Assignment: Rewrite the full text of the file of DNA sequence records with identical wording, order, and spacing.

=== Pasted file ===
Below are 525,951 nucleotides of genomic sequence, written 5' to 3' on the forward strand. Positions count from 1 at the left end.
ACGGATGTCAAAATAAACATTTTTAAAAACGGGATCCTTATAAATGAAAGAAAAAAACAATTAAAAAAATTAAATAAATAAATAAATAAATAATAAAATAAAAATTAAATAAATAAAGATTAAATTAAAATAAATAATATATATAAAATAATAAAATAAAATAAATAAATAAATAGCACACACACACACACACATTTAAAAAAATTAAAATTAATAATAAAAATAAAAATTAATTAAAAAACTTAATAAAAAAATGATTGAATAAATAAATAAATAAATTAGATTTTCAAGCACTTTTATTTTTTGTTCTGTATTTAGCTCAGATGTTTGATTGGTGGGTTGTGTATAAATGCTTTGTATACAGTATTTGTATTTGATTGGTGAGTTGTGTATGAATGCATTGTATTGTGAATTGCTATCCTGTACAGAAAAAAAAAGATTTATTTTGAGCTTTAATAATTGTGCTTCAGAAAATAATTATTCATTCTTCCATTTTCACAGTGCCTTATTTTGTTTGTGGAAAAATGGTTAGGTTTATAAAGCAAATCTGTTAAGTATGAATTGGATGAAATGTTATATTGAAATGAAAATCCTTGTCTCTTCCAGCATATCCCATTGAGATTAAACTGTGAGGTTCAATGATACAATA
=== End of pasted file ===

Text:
Below are 525,951 nucleotides of genomic sequence, written 5' to 3' on the forward strand. Positions count from 1 at the left end.
ACGGATGTCAAAATAAACATTTTTAAAAACGGGATCCTTATAAATGAAAGAAAAAAACAATTAAAAAAATTAAATAAATAAATAAATAAATAATAAAATAAAAATTAAATAAATAAAGATTAAATTAAAATAAATAATATATATAAAATAATAAAATAAAATAAATAAATAAATAGCACACACACACACACACATTTAAAAAAATTAAAATTAATAATAAAAATAAAAATTAATTAAAAAACTTAATAAAAAAATGATTGAATAAATAAATAAATAAATTAGATTTTCAAGCACTTTTATTTTTTGTTCTGTATTTAGCTCAGATGTTTGATTGGTGGGTTGTGTATAAATGCTTTGTATACAGTATTTGTATTTGATTGGTGAGTTGTGTATGAATGCATTGTATTGTGAATTGCTATCCTGTACAGAAAAAAAAAGATTTATTTTGAGCTTTAATAATTGTGCTTCAGAAAATAATTATTCATTCTTCCATTTTCACAGTGCCTTATTTTGTTTGTGGAAAAATGGTTAGGTTTATAAAGCAAATCTGTTAAGTATGAATTGGATGAAATGTTATATTGAAATGAAAATCCTTGTCTCTTCCAGCATATCCCATTGAGATTAAACTGTGAGGTTCAATGATACAATA